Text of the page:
From six months to two years babies need more iron than at any other time of their lives. Babies who don’t get enough can have sensory and cognitive impairment and it may affect their motor development. It is essential to give iron-rich foods at least twice a day from six months.
The best sources of iron are red meat and dark poultry. Other iron rich foods are fortified breakfast cereals, wholegrain cereal products such as pasta, egg yolk, pulses, dark leafy green vegetables and dried fruit such as apricots and dates.
Around 50% of a baby’s energy needs to come from fats and oils for growth and development, and a lack of fat can affect cognitive development. It can be hard getting fats into a baby’s diet as they don’t eat much, so it’s important to choose dense energy foods.
To encourage babies to eat fats, vegetables can be tossed in melted butter; full fat yogurt can be added to fruit. Babies should have whole milk and cream, full fat cheese, and foods should be cooked with oils such as rapeseed oil and olive oil when possible.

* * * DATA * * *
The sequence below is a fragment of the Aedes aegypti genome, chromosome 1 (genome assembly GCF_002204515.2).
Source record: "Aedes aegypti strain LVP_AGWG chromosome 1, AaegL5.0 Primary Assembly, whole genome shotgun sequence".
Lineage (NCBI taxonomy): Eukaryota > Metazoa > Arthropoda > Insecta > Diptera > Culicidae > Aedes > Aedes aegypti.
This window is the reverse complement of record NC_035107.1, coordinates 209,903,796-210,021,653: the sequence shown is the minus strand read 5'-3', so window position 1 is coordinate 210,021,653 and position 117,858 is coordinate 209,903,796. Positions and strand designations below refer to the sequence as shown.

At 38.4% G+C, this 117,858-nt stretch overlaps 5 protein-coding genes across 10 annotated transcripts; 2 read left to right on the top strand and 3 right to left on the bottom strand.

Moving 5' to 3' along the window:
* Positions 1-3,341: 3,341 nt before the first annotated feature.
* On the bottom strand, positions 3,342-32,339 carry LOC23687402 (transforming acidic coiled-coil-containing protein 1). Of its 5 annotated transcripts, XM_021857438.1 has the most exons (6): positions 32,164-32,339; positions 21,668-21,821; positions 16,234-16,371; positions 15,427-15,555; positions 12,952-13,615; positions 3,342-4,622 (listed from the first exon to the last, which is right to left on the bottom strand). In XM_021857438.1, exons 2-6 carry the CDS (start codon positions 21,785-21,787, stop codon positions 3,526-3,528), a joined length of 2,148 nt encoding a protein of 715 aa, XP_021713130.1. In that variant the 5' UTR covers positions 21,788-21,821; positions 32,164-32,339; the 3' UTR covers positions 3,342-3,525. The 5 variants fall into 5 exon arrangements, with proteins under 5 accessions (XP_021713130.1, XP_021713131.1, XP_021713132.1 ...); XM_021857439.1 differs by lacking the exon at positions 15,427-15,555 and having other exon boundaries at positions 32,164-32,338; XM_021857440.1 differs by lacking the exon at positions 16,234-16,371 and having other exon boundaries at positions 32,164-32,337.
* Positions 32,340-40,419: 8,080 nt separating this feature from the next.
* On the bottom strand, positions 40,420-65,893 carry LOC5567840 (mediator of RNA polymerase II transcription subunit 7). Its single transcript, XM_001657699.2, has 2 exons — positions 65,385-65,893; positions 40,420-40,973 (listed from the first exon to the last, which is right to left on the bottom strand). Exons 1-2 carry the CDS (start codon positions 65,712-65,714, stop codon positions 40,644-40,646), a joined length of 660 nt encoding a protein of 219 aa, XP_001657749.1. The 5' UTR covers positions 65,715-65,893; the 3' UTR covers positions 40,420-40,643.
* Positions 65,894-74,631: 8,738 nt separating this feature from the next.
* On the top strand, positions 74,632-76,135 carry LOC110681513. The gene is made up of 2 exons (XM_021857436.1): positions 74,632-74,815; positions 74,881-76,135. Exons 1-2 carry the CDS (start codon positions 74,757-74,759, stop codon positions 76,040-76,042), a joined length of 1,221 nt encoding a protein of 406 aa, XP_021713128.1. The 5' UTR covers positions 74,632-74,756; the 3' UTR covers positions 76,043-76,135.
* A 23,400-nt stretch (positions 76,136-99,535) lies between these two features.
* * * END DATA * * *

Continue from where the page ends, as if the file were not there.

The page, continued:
There are two types of fibre but only one is good for babies. Insoluble fibre can’t be digested and should be avoided as it sweeps food through the digestive system making it difficult to absorb important minerals. Soluble fibre can be digested and is good for a healthy heart. Too much however can cause tummy ache.
Soluble fibre can be found in oats, beans, pulses, vegetables, fruits including dried, and wholegrain bread.
This is the main nutrient for growth but can’t be used efficiently by the body unless the baby has enough energy.
Protein rich foods include fish, meat, milk, cheese, nuts, eggs, beans, soya, and pulses.
Essential fatty acids (EFSs)
The most important EFA for babies is Docosahexaenoic acid (DHA), an omega fatty acid which is essential for brain development and the development of the retina.
The only decent food source is oily fish such as salmon, mackerel, sardines, pilchards and fresh tuna (not canned). However, babies shouldn’t eat oily fish more than twice a week. DHA can also be found in eggs from hens fed with omega-3-rich grains.